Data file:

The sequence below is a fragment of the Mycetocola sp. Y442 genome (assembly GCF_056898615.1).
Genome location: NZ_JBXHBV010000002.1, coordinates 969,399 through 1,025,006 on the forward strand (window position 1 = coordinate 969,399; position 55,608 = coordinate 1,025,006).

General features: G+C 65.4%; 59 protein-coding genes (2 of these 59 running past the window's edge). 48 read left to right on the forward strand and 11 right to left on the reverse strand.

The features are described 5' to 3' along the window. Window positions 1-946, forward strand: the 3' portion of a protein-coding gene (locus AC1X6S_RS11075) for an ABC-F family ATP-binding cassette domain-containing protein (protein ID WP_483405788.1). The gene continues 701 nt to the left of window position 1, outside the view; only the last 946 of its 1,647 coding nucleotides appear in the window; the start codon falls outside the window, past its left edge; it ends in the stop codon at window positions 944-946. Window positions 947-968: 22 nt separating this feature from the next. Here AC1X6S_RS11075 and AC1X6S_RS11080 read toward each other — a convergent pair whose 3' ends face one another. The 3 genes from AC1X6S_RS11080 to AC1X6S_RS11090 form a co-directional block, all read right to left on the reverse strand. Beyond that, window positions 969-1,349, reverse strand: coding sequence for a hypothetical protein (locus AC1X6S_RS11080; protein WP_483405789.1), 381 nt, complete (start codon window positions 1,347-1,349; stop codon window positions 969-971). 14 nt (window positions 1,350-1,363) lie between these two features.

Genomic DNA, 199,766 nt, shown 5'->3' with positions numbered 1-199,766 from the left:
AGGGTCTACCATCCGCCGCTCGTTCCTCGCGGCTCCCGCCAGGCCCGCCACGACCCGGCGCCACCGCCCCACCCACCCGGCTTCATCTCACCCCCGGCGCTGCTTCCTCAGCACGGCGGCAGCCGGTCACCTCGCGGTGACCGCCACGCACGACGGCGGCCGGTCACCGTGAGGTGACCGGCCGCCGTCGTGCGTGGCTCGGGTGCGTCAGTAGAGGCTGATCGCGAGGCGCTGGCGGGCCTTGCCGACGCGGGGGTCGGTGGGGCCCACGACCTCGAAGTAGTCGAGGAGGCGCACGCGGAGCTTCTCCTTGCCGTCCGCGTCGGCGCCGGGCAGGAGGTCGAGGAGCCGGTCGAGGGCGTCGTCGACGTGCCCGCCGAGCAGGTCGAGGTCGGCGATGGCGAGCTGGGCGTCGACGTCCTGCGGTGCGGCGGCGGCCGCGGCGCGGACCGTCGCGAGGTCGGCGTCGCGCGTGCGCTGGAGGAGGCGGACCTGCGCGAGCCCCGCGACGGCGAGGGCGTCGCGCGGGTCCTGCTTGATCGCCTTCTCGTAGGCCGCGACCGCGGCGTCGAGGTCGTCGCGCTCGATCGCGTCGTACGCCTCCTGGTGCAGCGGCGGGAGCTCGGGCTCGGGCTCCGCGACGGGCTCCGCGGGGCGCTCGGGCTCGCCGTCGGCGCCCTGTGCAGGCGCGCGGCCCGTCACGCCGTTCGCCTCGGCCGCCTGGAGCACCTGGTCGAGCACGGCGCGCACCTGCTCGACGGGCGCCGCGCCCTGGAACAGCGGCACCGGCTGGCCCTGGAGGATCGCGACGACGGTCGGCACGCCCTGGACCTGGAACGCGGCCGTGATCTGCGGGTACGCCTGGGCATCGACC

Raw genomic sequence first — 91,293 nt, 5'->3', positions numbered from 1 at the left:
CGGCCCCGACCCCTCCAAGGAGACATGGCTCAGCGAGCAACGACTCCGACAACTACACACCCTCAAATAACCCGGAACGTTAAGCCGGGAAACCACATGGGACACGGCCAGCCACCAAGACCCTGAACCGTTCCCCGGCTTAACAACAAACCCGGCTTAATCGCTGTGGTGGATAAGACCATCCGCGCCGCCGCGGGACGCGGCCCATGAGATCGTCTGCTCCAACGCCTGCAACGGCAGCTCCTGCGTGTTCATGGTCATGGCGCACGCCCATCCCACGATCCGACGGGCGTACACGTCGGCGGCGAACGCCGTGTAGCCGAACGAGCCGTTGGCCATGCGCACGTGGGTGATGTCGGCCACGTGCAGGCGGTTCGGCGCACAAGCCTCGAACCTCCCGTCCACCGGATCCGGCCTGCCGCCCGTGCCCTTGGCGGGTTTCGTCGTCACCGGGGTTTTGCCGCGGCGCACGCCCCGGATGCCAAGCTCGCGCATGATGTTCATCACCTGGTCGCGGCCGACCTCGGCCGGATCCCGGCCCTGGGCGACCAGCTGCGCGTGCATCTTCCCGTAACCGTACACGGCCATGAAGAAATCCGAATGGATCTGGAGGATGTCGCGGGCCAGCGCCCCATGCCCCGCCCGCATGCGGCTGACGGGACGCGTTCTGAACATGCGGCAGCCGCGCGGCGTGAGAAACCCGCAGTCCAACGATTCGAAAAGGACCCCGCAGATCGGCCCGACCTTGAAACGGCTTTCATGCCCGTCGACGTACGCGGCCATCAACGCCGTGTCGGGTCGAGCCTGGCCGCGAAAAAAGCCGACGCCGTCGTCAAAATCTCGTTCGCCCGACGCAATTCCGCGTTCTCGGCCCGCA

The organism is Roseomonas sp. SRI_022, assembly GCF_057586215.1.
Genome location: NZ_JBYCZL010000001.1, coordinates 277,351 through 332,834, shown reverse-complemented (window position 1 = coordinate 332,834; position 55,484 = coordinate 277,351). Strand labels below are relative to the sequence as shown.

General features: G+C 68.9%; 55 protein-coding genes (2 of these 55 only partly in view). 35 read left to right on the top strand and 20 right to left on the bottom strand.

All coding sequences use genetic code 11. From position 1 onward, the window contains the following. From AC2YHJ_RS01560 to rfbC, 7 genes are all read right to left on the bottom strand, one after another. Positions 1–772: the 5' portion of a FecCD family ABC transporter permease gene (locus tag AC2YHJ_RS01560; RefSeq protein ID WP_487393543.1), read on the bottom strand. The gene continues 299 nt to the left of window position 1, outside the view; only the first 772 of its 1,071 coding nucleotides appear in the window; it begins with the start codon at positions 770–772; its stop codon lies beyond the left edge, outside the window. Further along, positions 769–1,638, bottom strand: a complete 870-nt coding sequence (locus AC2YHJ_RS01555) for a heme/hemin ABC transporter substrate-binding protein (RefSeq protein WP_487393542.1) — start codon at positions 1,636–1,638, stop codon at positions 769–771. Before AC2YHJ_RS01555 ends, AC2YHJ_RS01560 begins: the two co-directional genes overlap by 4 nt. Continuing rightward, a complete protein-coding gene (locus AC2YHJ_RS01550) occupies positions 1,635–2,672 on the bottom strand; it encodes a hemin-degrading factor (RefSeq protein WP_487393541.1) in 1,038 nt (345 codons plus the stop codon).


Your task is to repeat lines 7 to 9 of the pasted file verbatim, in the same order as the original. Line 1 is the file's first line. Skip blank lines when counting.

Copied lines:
Raw genomic sequence first — 91,293 nt, 5'->3', positions numbered from 1 at the left:
CGGCCCCGACCCCTCCAAGGAGACATGGCTCAGCGAGCAACGACTCCGACAACTACACACCCTCAAATAACCCGGAACGTTAAGCCGGGAAACCACATGGGACACGGCCAGCCACCAAGACCCTGAACCGTTCCCCGGCTTAACAACAAACCCGGCTTAATCGCTGTGGTGGATAAGACCATCCGCGCCGCCGCGGGACGCGGCCCATGAGATCGTCTGCTCCAACGCCTGCAACGGCAGCTCCTGCGTGTTCATGGTCATGGCGCACGCCCATCCCACGATCCGACGGGCGTACACGTCGGCGGCGAACGCCGTGTAGCCGAACGAGCCGTTGGCCATGCGCACGTGGGTGATGTCGGCCACGTGCAGGCGGTTCGGCGCACAAGCCTCGAACCTCCCGTCCACCGGATCCGGCCTGCCGCCCGTGCCCTTGGCGGGTTTCGTCGTCACCGGGGTTTTGCCGCGGCGCACGCCCCGGATGCCAAGCTCGCGCATGATGTTCATCACCTGGTCGCGGCCGACCTCGGCCGGATCCCGGCCCTGGGCGACCAGCTGCGCGTGCATCTTCCCGTAACCGTACACGGCCATGAAGAAATCCGAATGGATCTGGAGGATGTCGCGGGCCAGCGCCCCATGCCCCGCCCGCATGCGGCTGACGGGACGCGTTCTGAACATGCGGCAGCCGCGCGGCGTGAGAAACCCGCAGTCCAACGATTCGAAAAGGACCCCGCAGATCGGCCCGACCTTGAAACGGCTTTCATGCCCGTCGACGTACGCGGCCATCAACGCCGTGTCGGGTCGAGCCTGGCCGCGAAAAAAGCCGACGCCGTCGTCAAAATCTCGTTCGCCCGACGCAATTCCGCGTTCTCGGCCCGCA

The organism is Roseomonas sp. SRI_022, assembly GCF_057586215.1.